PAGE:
Forum: Some tricks from the experts
gravatar for dago
3.4 years ago by
dago2.6k wrote:

I am not a pure bioinformatician. I self learned Unix and R and I must say I have been quite happy with the things I achieved.

However, I realized that I would need some more hands on a programming language. I choose Phyton, as it seems to be easier to learn for new comers like me.

I started looking online tutorials and wikis, and I found them really useful. However, at some point I start to think that maybe I am just wasting my time in learning basic programming aspects, which I will not really need in the real life when dealing with my data (mainly sequences). I think that this might be a common problem that biologist approaching a programming languages have. Therefore, I was wondering if you have any suggestion or advices concerning which aspects would be more useful to learn for a biologist that starts to learn a new programming language (i.e. Python, Perl).

Thanks for sharing.

programming forum python • 860 views
ADD COMMENTlink modified 3.4 years ago by Vivek2.4k • written 3.4 years ago by dago2.6k
gravatar for WouterDeCoster
3.4 years ago by
WouterDeCoster43k wrote:

My suggestion would be to lock yourself up in your room and get started with solving questions on You get (increasingly difficult) tasks regarding bioinformatical questions which you can solve with any language you want. Not only will you get better at programming, but in addition you will get an understanding of how famous algorithms work, e.g. BLAST, by writing things like that yourself.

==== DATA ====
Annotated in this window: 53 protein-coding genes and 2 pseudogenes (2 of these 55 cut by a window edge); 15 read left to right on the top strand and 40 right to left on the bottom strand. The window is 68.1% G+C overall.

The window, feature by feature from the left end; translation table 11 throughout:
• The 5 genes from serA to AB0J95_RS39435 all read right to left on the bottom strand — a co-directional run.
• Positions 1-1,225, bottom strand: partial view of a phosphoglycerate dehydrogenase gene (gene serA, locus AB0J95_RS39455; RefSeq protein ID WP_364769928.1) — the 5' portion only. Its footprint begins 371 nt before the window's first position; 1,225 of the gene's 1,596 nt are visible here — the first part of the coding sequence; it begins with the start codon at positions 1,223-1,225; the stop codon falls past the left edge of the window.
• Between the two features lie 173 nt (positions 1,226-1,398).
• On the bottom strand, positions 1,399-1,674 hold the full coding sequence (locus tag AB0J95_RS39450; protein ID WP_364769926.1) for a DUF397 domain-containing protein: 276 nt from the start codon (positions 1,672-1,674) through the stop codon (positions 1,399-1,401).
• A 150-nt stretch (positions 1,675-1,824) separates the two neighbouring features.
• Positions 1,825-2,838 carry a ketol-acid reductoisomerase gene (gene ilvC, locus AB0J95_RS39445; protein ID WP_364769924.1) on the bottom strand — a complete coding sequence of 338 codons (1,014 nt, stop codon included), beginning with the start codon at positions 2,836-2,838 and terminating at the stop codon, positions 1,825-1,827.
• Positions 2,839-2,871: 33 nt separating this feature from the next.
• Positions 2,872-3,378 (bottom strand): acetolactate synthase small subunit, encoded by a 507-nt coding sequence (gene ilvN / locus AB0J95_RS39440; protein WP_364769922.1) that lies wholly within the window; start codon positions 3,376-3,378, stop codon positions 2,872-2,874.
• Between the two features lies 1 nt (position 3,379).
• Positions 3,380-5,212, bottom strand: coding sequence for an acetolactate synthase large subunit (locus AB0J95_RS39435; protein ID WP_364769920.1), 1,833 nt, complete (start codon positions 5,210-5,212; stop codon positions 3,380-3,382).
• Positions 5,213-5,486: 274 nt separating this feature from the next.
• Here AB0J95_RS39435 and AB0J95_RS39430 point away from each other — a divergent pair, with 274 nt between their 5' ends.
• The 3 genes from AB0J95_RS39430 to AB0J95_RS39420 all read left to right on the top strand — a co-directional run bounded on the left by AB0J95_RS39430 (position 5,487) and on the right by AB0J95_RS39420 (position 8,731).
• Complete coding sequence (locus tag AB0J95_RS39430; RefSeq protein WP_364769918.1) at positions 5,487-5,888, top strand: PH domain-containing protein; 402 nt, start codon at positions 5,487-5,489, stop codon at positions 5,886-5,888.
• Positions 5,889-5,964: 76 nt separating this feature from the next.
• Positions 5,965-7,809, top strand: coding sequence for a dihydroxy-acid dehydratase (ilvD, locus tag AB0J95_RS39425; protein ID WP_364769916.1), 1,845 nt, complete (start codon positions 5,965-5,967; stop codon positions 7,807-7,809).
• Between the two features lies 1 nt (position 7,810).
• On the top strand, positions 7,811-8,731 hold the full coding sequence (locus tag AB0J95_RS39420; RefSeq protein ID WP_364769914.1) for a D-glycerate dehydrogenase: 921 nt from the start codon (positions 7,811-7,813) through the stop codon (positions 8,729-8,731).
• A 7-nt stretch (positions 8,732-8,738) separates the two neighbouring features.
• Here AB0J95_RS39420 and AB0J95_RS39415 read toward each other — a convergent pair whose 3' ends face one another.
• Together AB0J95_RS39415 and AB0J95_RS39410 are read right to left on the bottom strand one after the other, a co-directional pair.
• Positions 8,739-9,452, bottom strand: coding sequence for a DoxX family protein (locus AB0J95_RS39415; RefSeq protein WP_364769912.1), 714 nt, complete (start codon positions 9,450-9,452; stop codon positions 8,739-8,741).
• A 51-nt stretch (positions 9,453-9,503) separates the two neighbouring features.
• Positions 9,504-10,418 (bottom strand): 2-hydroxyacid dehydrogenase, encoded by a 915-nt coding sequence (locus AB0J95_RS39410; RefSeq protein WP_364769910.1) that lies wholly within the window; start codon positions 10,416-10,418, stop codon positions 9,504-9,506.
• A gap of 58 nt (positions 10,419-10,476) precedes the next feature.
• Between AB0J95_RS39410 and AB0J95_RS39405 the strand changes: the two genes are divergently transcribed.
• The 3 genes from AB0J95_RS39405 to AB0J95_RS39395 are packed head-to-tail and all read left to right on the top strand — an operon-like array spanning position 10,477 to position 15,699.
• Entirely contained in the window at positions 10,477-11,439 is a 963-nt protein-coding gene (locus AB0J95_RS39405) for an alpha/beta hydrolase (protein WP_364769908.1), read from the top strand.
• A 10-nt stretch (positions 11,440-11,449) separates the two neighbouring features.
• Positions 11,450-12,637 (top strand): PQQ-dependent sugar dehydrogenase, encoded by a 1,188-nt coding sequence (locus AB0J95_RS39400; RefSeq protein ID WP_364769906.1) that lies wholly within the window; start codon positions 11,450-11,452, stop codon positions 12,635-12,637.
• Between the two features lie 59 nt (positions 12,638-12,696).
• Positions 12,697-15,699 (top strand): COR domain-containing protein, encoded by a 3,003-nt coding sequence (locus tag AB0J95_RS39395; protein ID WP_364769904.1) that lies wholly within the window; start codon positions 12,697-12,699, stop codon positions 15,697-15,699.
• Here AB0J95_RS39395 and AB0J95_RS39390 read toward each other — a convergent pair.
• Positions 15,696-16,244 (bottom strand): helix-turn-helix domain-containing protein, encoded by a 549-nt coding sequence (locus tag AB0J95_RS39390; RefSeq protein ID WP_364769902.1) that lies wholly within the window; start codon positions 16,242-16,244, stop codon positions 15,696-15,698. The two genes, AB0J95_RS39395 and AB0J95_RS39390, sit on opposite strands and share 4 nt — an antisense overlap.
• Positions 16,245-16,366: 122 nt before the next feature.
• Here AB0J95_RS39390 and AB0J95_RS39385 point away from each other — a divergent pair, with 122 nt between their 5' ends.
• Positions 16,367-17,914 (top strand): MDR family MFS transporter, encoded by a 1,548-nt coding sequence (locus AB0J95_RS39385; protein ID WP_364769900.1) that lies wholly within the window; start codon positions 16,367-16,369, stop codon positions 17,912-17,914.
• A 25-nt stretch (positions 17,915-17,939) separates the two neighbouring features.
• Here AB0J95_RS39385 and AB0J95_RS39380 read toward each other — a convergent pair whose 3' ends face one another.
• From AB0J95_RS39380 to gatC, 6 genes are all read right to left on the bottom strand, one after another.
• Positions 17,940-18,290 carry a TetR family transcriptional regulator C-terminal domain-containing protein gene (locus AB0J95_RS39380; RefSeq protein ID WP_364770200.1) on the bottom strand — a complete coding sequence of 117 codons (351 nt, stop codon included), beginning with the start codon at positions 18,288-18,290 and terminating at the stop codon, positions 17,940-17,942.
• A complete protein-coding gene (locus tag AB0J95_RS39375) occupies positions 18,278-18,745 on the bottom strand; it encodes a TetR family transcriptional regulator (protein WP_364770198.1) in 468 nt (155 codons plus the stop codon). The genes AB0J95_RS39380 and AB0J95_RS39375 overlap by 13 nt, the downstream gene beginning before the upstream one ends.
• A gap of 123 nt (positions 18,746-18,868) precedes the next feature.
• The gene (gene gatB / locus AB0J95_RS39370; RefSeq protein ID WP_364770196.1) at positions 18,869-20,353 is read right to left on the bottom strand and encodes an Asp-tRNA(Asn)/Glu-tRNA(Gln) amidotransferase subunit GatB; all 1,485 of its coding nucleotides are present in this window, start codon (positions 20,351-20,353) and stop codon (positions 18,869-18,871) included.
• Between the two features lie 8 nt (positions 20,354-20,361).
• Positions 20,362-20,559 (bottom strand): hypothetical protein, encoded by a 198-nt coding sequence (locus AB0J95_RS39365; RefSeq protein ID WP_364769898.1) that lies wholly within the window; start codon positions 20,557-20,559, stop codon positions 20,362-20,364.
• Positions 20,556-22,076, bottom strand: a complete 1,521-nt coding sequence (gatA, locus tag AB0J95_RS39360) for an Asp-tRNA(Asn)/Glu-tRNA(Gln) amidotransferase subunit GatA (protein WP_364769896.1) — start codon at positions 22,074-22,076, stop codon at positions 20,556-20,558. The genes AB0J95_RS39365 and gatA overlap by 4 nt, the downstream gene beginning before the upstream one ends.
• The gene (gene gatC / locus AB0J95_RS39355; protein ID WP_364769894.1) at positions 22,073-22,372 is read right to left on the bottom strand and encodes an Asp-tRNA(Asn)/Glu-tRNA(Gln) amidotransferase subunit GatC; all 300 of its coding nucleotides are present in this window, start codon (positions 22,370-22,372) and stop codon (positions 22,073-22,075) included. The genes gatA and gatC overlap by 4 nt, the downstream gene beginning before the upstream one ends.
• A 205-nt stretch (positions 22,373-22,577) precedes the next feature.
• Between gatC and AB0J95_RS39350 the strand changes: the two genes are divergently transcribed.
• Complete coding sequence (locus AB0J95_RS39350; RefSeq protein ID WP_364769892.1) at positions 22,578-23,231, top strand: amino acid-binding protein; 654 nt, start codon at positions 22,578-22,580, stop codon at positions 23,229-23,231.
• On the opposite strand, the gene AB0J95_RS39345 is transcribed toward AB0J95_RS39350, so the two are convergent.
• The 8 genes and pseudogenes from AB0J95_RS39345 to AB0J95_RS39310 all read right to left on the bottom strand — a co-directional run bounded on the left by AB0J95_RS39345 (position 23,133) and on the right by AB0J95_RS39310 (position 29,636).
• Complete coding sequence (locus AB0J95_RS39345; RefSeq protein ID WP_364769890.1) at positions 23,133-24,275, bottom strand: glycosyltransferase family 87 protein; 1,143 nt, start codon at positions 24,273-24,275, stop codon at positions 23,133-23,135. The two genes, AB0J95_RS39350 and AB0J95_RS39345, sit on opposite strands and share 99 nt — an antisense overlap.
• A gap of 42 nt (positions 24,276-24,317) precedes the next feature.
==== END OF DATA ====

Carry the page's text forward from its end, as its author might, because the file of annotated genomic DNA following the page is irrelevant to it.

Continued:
ADD COMMENTlink written 3.4 years ago by WouterDeCoster43k

that is a really good suggestion. I knew Rosalind, but I did not spend so much time on it. One of the "problem" I faced often is to work/edit external files. Any suggestion how to improve these skills?

ADD REPLYlink modified 3.4 years ago • written 3.4 years ago by dago2.6k

It's not clear to me what you mean, do you face problems editing an external file using your script?

ADD REPLYlink written 3.4 years ago by WouterDeCoster43k

Yes. Like, load a file and apply specific action, like keep just some lines rather than other and so on.

ADD REPLYlink written 3.4 years ago by dago2.6k

So in R you would read the file in memory using the read.table() function, make some changes and save an object back to the disk using write.table(). In python you would open a file, either in memory or iterating over it, and writing modified lines back to disk. What exactly is the problem?

ADD REPLYlink written 3.4 years ago by WouterDeCoster43k
gravatar for Vivek
3.4 years ago by
Vivek2.4k wrote:

A couple of minor tips if you haven't already adopted them:

  1. Learning and practicing version control is important albeit often ignored but pays good dividends in the end. Set up Git on your Desktop if you haven't already done it and keep your repositories synchronized. Good organization and proper documentation is a lifesaver if you are writing scripts that you might use for different projects at a later date or collaborate with others in your lab. Even if you are just solving Rosalind problems, putting up code on Git and linking your repository on your resume helps in job interviews where people want to see your code samples before even deciding to call you for an interview.

  2. If you write R scripts that you might reuse or distribute to others, get familiar with dplyr and write code in the dplyr way. I found that it instantly makes my Rscripts far more readable for others and even myself when I revisit them a few months down the line.

ADD COMMENTlink modified 3.4 years ago • written 3.4 years ago by Vivek2.4k
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